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Developed by Space Monkey, Apothecarium: The Renaissance of Evil (now there’s a title to get your tongue around) is a Hidden Object Adventure game. This city, as part of the game’s title might indicate, has fallen under the influence of an evil force in the form of a powerful alchemist who has taken over the lives of others in order to conduct experiments. Your task is to rescue these unfortunates and defeat the wicked alchemist.
The game’s main title screen offers a range of options that include setting up profiles for individual players. These profiles store each player’s progress plus the volume levels for music, voice, FX and ambience audio and whether to display the game in full screen mode with or without a custom cursor. Three types of game play are available. You can opt for Casual, Adventure or Challenge mode with their different rates of recharge for the Hint and Skip features along with whether sparkles, looking more like bubbles, are used to identify active zones.
There are also options for viewing achievements, tackling puzzles and visiting a store to make in-game purchases. Achievements are awarded for completing specific tasks throughout the game and can be viewed in a trophy room. Puzzles are categorised as mini-games, Hidden Object and Chest. Once completed in the main games, you can replay them from this main title screen. During the game you will receive money for completing tasks or located in the various scenes. This money can be used to purchase upgrade options from the store, some items are available on a permanently basis while others can only be used once.
Rather than offer a linear approach to the game play, this title allows you to explore the city of Apothecarium at your leisure although certain areas and tasks can only be completed once you have located the necessary tools and solved puzzles that block your access. The game opens as you arrive at the city gates and speak to a young girl in order to receive information regarding the current situation in Apothecarium. Running across the bottom of the screen, when in this Adventure mode, are the tools available to you. Taking up a central position is the Inventory which can be set to conceal itself when not needed or be always visible. The Inventory will identify items which can be combined to produce an object required to complete a task.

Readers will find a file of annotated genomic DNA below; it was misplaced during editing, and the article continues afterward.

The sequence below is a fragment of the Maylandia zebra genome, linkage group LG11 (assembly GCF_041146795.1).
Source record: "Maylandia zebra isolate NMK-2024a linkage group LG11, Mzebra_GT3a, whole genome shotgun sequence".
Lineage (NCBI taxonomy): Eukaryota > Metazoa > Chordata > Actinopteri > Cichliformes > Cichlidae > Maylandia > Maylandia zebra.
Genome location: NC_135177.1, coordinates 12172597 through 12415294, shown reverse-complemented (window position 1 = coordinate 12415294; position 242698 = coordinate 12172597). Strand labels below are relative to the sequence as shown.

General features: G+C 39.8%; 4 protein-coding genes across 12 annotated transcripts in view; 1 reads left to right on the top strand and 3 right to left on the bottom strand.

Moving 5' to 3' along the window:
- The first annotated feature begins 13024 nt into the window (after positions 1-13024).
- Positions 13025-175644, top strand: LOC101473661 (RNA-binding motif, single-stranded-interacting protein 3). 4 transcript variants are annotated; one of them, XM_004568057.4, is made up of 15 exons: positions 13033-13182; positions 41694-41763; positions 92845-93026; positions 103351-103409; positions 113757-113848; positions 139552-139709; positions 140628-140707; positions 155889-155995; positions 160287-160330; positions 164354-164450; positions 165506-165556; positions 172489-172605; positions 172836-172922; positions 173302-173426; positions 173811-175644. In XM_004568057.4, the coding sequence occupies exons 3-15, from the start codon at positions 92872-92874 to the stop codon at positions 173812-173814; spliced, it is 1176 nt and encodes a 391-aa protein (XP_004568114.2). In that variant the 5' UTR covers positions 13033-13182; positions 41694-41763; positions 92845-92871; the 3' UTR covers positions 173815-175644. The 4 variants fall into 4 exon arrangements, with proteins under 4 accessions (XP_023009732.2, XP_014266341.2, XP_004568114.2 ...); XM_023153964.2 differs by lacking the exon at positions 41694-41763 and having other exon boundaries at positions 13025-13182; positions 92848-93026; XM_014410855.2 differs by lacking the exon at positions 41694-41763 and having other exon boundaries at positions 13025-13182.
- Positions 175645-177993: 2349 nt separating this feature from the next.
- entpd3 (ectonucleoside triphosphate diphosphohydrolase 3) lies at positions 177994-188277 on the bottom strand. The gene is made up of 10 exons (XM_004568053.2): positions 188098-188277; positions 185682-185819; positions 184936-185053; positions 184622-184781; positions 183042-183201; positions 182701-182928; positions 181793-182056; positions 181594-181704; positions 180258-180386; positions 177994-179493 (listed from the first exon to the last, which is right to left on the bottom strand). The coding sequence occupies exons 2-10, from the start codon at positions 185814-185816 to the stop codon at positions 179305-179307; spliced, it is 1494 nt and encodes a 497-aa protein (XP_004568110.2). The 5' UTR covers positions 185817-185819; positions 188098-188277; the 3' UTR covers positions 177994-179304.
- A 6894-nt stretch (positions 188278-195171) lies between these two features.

On the left of the Inventory is a notebook that records details of any clues and other information gathered plus an interactive map. The map contains hints as to where quests need to be completed and also allows you to move between locations. Positioned to the right of the Inventory are the rechargeable Hint feature and any surprise chest you may have located. A surprise chest contains a puzzle that brings a bonus when completed in the form of additional coins or hints. Three different types of puzzles, covering Slider, Form Fit or Shape placement, are used.
As you explore the various scenes, making up the city and its buildings, your mouse cursor will change shape to indicate when specific actions are possible. From time to time you will encounter other characters who communicate with both spoken and printed dialogue. Some effort has been made to ensure that these characters have animated faces although the lip synch does not always match the dialogue. Often fulfilling the requests of these characters will bring a reward of one of the twenty achievement trophies included in the game.
Along with the puzzles found in surprise chests, the game features a number of mini-games. These mini-games, which are varied in type and difficulty levels, come with a Skip feature that becomes available after a period of time. Completing a mini-game brings the rewards of up to three coins, depending upon the time taken.
16 Hidden Object sessions are to be found in this game. In each case you will need to locate a list of items that are to be found within a cluttered scene. As well as normal objects, each scene will contain a number of morphing items that change their shape from time to time. Any item in the list that is coloured orange will either require an additional action or be one of the morphing objects. I found it easier to locate the normal items first before moving on to those that were morphing even though they could be distracting.
Each of these scenes will offer the player the option to switch to Match-3 game play. Depending upon whether you are not a fan of Hidden Object game play or just prefer a change every now and then, you can either opt for Match-3 play all the time or keep switching between the two types of action during each scene. In the end the result will just be the same, with a reward of one of the items being a reward for completing the session.
Apothecarium: Renaissance of Evil did take a little while to grow me. The various scenes are well drawn with appropriate sound effects and appealing animations. With the option to replay the various puzzles, this game should provide several hours of enjoyable game play. I did feel that the game’s ending was a little disappointing.
My copy of the game came from GameHouse with a price point of US$9.99. System requirements call for a 1.2GHz processor with 1024MB of RAM and 1.08GB of hard disk space running Windows XP and later.
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